Pittsburgh City Council gave preliminary approval Wednesday to two bills that together channel nearly $7 million toward the city's Urban Redevelopment Authority for 2012. The money would be used for the URA's development projects in various city neighborhoods, as well as employee wages and property purchases.
However, the money wasn't approved until after Council Members asked some tough questions about accountability of city funds with the nonprofit community redevelopment groups the URA deals with regularly.
"How do you guarantee that [city dollars] are going to legitimate organizations, doing legitimate work, and that at the end of the year or at the end of a process there's a verification: these dollars went in, here's where they manifested themselves in buildings or projects or whatever, and that there's some sort of accounting for that?" asked Councilman Patrick Dowd, at one point in an hour-long discussion of URA funding at Council's committee meeting Wednesday.
In response, one URA administrator admitted that there have been "failures in the past" and "variations of capacity" with different community development groups, but said the authority now requires memorandums of understanding and other formal measures to ensure an organization holds up its end of the bargain.
Under the bills, the city would pay the URA $3.535 million directly, while another $3.4 million would come from federal Community Development Block Grants (CDBG). The CDBG allocation represents almost 20% of Pittsburgh's total CDBG funding, according to the URA.
The total of $6.935 million is more than half a million dollars larger than last year's allocation.
$2.2 million of the CDBG funds would be used to help pay the salaries of the URA's 85 full-time employees and its two part-timers. That's an increase of $250,000 from last year's payment, according to URA Finance Director Tom Short.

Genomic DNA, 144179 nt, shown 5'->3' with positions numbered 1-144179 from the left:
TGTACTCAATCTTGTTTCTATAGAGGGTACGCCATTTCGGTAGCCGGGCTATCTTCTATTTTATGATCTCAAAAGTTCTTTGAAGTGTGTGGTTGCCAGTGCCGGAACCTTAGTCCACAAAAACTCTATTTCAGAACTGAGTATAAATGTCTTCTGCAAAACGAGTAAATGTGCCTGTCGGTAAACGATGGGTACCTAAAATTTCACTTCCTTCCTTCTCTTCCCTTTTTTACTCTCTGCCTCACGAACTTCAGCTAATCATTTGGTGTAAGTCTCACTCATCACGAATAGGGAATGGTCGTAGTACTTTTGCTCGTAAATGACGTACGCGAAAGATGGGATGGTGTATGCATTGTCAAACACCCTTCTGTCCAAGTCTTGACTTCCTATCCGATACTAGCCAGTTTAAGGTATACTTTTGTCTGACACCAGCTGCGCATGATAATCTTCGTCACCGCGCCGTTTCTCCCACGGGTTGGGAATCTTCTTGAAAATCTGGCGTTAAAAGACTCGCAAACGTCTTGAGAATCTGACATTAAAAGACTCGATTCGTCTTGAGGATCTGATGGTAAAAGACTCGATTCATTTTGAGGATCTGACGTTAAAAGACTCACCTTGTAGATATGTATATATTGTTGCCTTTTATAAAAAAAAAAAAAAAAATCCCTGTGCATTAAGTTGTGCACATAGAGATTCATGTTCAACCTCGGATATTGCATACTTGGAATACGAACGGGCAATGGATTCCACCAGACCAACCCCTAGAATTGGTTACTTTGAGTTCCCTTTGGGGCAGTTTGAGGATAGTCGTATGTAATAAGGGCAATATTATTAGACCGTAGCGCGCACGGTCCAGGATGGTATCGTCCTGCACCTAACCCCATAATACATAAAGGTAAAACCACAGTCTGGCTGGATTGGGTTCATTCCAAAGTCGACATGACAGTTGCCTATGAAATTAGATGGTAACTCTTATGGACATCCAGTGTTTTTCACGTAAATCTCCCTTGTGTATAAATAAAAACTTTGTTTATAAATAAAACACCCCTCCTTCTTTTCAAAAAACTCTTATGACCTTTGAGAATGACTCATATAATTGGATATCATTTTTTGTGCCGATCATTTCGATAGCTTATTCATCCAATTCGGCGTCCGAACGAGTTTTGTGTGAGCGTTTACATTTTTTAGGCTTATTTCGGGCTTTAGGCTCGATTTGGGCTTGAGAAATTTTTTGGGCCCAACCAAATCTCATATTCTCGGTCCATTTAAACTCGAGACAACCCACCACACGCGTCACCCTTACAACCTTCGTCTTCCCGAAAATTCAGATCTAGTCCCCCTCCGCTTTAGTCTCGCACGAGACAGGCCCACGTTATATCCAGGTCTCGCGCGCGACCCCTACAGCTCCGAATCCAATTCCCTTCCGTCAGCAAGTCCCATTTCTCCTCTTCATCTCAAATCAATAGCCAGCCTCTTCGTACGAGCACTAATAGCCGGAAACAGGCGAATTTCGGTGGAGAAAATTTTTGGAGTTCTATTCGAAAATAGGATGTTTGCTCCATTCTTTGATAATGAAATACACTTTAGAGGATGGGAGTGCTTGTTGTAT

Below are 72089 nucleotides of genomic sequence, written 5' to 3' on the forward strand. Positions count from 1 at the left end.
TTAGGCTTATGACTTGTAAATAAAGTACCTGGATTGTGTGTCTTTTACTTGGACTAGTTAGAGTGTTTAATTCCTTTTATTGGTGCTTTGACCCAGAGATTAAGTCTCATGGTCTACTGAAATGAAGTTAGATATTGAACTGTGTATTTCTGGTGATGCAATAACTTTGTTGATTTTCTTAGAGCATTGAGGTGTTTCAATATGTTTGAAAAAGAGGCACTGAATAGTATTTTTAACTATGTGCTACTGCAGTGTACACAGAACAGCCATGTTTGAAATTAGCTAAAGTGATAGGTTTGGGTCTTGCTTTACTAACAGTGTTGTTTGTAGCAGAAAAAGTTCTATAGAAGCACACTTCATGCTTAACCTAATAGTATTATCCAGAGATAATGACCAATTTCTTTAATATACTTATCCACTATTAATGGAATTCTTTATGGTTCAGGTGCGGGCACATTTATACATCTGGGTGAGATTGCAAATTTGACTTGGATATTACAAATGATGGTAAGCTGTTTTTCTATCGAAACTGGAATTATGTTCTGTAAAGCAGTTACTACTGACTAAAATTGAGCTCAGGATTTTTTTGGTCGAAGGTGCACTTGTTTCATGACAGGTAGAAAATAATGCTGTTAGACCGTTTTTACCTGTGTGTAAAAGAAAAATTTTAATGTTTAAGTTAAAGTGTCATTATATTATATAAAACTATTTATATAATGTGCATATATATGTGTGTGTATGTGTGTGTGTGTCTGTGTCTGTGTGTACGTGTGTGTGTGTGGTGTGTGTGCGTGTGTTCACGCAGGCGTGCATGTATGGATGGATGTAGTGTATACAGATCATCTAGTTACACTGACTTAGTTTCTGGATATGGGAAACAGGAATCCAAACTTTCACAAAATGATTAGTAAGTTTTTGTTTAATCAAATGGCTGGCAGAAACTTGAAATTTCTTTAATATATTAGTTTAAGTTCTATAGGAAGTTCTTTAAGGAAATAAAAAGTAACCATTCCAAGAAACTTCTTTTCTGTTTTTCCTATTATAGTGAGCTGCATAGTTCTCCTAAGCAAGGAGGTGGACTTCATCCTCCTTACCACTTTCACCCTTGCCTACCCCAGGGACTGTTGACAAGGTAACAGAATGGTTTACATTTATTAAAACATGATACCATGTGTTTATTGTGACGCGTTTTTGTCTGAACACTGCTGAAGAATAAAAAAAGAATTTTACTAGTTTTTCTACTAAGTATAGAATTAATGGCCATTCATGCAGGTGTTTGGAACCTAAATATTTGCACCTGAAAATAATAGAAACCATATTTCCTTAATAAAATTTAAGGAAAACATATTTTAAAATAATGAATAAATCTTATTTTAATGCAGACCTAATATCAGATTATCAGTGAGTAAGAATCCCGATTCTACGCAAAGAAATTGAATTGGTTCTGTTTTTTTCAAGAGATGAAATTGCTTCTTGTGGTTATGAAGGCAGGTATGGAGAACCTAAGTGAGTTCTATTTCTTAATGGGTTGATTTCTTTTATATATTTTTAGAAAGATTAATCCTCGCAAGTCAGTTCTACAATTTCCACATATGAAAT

"As far back as 1995, the figure was well over three million," said Short. "What the URA is doing now is crafting ways to come up with additional funds. Our administrative budget for salaries alone is about $5.9 million."
Aside from salaries, the largest portion of the city's payment to the URA would be $1.585 million put toward "major developments" in East Liberty, Larimer, Lawrenceville, and the Hill District. For example, two housing projects in Larimer would receive $300,000 in URA funding this year. Nearly $500,000 of the "major projects" funding would be set aside for "strategic" property purchases.
"The strategic site assembly is when we can be opportunistic," said URA Real Estate Director Kyra Straussman. "When there's a property that comes up [for sale] that we hadn't anticipated, but has a key corner, for instance, in a community, we want to be able to jump on that."
Straussman said the URA owns roughly 1,400 properties across the city at any given time. In the future, she said, the authority wants to buy more properties through tax sales — which means a "greater partnership" with the city.
"And that will absolutely require more funds to maintain, either at the URA or at the city, or both," said Straussman. "Significantly, I think, we'll anticipate a greater level of demolition of obsolete properties in cooperation with [the Bureau of Building Inspection] in the future."
The funding legislation before Council is up for a final vote on Tuesday.